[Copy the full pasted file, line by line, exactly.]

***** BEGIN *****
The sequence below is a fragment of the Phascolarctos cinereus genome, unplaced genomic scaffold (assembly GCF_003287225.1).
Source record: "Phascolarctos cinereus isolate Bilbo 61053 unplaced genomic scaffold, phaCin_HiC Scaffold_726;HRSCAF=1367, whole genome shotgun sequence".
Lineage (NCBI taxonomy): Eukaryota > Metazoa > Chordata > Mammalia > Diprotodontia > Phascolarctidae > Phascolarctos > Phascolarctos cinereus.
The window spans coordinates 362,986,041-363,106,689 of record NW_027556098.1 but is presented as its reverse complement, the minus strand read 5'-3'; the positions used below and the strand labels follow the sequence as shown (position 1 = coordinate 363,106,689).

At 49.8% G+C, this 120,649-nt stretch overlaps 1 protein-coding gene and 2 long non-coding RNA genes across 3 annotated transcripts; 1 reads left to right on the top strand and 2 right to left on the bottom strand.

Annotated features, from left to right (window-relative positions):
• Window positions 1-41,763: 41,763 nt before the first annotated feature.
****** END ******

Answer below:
The sequence below is a fragment of the Phascolarctos cinereus genome, unplaced genomic scaffold (assembly GCF_003287225.1).
Source record: "Phascolarctos cinereus isolate Bilbo 61053 unplaced genomic scaffold, phaCin_HiC Scaffold_726;HRSCAF=1367, whole genome shotgun sequence".
Lineage (NCBI taxonomy): Eukaryota > Metazoa > Chordata > Mammalia > Diprotodontia > Phascolarctidae > Phascolarctos > Phascolarctos cinereus.
The window spans coordinates 362,986,041-363,106,689 of record NW_027556098.1 but is presented as its reverse complement, the minus strand read 5'-3'; the positions used below and the strand labels follow the sequence as shown (position 1 = coordinate 363,106,689).

At 49.8% G+C, this 120,649-nt stretch overlaps 1 protein-coding gene and 2 long non-coding RNA genes across 3 annotated transcripts; 1 reads left to right on the top strand and 2 right to left on the bottom strand.

Annotated features, from left to right (window-relative positions):
• Window positions 1-41,763: 41,763 nt before the first annotated feature.